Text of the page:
Peak torque is on tap from just 1500rpm and sticks around through to 3500rpm, so you have this effortless wave to ride. This car is best driven in a measured manner as designed.
It’s very smooth in operation whether you’re in traffic or on the highway. Such is the level of engine refinement that you really notice the tyre roar entering the cabin over anything other than smooth blacktop – as is typical of entry-level premium Euros. It’s not by any means worse than its competitors, but the Mk8 Golf is more serene at a cruise.
Speaking of ‘cruise’, the standard cruise control system takes away from the luxury experience. I’d definitely be ticking the box for the Comfort package ($2600) to get the excellent adaptive cruise assist function that basically enables Level 2 semi-autonomous highway driving.
It’s also worth noting the blind-spot monitoring and rear-cross traffic alert functions fitted as standard to our test car are not currently available for new orders, and will bring a further discount ($TBA) if you order a vehicle today. That’s a shame because the added safety net of these features is always good to have, whether you think you need them or not.
Ride and handling is pretty well balanced as you’d expect, with a taut chassis bringing tight body control and an almost sporty balance in corners, though a level of give in the suspension that irons out the lumps and bumps of city driving nicely – even on the optional 19-inch wheels seen here.
I personally am quite a fan of Audi’s lighter, more fluid steering feel for its non-performance models, though keener drivers may go as far to say it feels numb or disconnected. This is a comfort-focused premium product, after all.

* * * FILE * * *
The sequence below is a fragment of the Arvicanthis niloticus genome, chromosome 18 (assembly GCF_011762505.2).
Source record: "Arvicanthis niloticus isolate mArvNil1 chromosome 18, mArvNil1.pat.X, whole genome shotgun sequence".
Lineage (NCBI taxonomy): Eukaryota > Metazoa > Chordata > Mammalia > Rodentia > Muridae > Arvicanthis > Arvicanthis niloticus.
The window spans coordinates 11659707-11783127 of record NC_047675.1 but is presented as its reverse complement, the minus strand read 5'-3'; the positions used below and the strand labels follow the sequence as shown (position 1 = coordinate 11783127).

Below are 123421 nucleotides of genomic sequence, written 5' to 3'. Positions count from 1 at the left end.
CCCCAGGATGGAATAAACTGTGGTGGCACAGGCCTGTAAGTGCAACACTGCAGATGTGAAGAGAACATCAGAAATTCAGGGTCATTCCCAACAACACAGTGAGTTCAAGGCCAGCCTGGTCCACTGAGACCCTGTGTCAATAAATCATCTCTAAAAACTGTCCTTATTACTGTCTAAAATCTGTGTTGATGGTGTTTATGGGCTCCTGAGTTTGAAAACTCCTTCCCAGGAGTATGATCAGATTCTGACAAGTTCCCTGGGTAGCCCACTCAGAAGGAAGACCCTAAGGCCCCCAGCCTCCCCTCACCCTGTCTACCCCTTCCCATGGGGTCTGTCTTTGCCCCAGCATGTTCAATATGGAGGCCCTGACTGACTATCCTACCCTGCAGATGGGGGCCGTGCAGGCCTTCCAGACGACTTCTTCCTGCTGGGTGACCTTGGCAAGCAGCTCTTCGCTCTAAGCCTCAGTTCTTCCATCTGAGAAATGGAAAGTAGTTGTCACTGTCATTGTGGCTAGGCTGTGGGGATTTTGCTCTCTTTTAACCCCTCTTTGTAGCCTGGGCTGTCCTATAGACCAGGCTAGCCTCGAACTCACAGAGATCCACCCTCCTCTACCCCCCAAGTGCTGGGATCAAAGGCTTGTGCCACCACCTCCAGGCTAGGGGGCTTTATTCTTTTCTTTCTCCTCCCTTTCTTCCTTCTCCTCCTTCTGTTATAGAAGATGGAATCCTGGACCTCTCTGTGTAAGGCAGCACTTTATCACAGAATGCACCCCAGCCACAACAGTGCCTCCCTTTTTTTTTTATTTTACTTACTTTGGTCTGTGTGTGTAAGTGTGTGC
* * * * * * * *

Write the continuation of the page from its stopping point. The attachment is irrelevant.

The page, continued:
We didn’t try the sportier 40 TFSI quattro S line models at launch, so we’ll have to wait until we get them through the CarExpert garage to make further critique.
As of January 1, 2022, Audi Australia covers all its vehicles with a five-year, unlimited-kilometre warranty – including S, RS an e-tron models.
There’s also five years warranty cover for body and paintwork, as well as 12 years of bodywork corrosion cover.
Scheduled maintenance can be covered by an Audi Genuine Care Service Plan, which spans five years or 75,000km – whichever comes first. For both 35 TFSI and 40 TFSI versions of the A3, the package is advertised for $2250.
As for fuel consumption, the A3 35 TFSI’s trick 48V mild-hybrid system really did the hard yards. Over a mix of busy urban, highway and freeway driving – with plenty of stop/start traffic and varying speed limits – the A3 was showing an indicated figure of 5.7L/100km, though we did see it dip closer to 5.0L/100km throughout our drive.
My recent test of the current Toyota Corolla Hybrid yielded an indicated figure of 5.1L/100km, so it’s incredible the Audi managed to get within breathing distance of a proper hybrid system while offering better performance and refinement.
The key to the A3’s success is its consistency. It’s classy, comfortable, composed, and pretty well equipped from the base level.
We’re very impressed by the new 48V mild-hybrid powertrain in the entry-level 35 TFSI that has long been forbidden fruit across the wider VW Group. The real-world efficiency is surprisingly good, almost Corolla Hybrid good, and its refinement and user-friendliness even more so.
It’s just a shame that these developments have come at the cost of material quality in the cabin, and in the case of our tester, insulation from road noise. I’d be interested to try an A3 on smaller 18-inch wheels, but it shouldn’t make that much of a difference unless it’s a completely different tyre compound.
The A3 Sportback 35 TFSI is probably all the premium small car anyone could ever need. It doesn’t change the game in any given area but it’s so good in just about every measure that it’s an excellent compact all-rounder.
I’d recommend ticking the Comfort package option so you get adaptive cruise control and electric seats, because you then aren’t really left wanting for spec and the list price stays under $50,000.
Even better, it’s not much more expensive than most high-spec mainstream-branded alternatives, including the related Golf, meaning if you’re looking for a nicer daily runabout a premium German badge isn’t out of reach.